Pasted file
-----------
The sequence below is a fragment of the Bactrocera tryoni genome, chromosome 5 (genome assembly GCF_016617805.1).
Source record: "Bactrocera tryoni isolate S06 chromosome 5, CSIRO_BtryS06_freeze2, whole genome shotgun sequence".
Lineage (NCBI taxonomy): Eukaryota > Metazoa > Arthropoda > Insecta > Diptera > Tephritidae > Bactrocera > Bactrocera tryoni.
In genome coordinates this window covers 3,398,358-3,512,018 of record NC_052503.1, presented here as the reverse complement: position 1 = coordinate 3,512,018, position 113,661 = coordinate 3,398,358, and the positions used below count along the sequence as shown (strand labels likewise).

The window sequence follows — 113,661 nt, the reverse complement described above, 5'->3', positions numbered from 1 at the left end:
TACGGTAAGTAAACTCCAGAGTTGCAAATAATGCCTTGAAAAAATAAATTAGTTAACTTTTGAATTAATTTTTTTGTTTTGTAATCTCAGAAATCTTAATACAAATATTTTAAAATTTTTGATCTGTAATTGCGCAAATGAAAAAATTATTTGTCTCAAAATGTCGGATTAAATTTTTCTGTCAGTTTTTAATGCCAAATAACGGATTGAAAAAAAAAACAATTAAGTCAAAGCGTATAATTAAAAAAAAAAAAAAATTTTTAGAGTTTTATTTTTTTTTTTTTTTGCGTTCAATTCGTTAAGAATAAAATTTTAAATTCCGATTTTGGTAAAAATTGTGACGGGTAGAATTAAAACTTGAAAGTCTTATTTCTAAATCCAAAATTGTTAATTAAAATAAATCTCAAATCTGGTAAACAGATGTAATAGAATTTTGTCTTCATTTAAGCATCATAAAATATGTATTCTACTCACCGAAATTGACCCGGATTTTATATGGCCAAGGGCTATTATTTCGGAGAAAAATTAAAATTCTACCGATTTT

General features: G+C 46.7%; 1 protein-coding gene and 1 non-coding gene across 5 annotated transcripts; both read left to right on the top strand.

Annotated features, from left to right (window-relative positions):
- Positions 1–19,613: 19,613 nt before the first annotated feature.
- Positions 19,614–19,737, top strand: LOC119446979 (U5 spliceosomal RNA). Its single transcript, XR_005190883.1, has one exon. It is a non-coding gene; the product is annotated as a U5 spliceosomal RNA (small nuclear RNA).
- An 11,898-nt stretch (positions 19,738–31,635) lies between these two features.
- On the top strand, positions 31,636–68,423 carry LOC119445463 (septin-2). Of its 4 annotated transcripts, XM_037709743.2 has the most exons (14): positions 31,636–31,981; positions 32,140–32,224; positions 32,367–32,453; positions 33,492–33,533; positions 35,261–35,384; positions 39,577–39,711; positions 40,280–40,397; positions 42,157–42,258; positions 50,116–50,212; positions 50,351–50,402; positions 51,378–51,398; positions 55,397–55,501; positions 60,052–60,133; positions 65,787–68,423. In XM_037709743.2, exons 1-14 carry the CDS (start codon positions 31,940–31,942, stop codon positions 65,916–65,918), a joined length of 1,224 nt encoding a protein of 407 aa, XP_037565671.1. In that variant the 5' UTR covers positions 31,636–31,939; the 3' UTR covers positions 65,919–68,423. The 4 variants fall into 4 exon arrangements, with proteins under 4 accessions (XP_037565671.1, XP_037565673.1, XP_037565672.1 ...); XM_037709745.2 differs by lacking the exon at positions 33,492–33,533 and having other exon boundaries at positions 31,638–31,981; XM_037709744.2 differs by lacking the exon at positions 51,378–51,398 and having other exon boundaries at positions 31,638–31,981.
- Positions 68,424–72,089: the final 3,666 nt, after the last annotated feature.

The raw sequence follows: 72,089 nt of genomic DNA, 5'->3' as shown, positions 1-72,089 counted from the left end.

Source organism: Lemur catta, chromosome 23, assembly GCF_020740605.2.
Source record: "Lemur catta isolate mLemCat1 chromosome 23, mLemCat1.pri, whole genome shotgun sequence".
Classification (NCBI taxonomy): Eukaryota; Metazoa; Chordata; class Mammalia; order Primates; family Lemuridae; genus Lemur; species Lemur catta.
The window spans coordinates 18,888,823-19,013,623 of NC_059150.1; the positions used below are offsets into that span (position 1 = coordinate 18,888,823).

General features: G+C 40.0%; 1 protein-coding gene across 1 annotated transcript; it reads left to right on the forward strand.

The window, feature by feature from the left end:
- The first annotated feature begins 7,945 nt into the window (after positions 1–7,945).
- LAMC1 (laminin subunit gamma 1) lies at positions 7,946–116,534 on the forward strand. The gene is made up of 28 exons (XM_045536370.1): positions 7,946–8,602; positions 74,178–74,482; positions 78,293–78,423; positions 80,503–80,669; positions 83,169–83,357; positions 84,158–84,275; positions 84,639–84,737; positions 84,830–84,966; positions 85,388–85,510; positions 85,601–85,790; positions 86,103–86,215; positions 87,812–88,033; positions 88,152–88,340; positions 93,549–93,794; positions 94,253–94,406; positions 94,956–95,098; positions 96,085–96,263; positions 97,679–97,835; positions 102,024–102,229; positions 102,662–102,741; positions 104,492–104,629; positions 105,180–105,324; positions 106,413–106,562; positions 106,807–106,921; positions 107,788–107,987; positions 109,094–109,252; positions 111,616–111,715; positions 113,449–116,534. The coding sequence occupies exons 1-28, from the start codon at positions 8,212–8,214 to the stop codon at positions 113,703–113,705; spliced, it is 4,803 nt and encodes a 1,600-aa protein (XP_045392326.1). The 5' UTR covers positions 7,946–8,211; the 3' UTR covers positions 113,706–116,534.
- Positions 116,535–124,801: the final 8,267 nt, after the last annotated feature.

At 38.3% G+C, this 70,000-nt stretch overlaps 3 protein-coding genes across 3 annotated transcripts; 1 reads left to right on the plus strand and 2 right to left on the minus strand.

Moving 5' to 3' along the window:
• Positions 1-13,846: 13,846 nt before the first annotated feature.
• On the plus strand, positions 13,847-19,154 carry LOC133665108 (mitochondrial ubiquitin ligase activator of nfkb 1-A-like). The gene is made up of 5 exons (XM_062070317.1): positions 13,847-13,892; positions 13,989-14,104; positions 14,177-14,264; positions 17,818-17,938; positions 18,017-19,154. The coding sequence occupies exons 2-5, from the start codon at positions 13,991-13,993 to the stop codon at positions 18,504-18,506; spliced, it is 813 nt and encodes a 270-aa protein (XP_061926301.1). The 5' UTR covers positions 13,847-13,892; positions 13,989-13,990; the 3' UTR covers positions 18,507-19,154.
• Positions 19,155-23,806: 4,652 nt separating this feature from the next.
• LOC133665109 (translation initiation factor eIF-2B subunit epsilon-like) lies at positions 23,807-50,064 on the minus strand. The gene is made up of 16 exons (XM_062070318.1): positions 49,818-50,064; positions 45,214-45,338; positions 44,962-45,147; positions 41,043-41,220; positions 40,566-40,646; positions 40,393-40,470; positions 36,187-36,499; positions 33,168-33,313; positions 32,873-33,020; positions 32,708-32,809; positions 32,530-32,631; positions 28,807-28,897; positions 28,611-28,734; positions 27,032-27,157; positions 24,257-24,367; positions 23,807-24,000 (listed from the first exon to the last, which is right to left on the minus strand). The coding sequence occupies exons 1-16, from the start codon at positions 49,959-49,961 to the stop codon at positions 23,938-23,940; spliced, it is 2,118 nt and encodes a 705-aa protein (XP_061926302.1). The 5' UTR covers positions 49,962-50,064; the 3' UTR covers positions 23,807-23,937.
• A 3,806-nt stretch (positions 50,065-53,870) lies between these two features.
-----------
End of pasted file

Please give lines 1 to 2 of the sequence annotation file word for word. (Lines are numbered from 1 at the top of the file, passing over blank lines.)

The sequence below is a fragment of the Bactrocera tryoni genome, chromosome 5 (genome assembly GCF_016617805.1).
Source record: "Bactrocera tryoni isolate S06 chromosome 5, CSIRO_BtryS06_freeze2, whole genome shotgun sequence".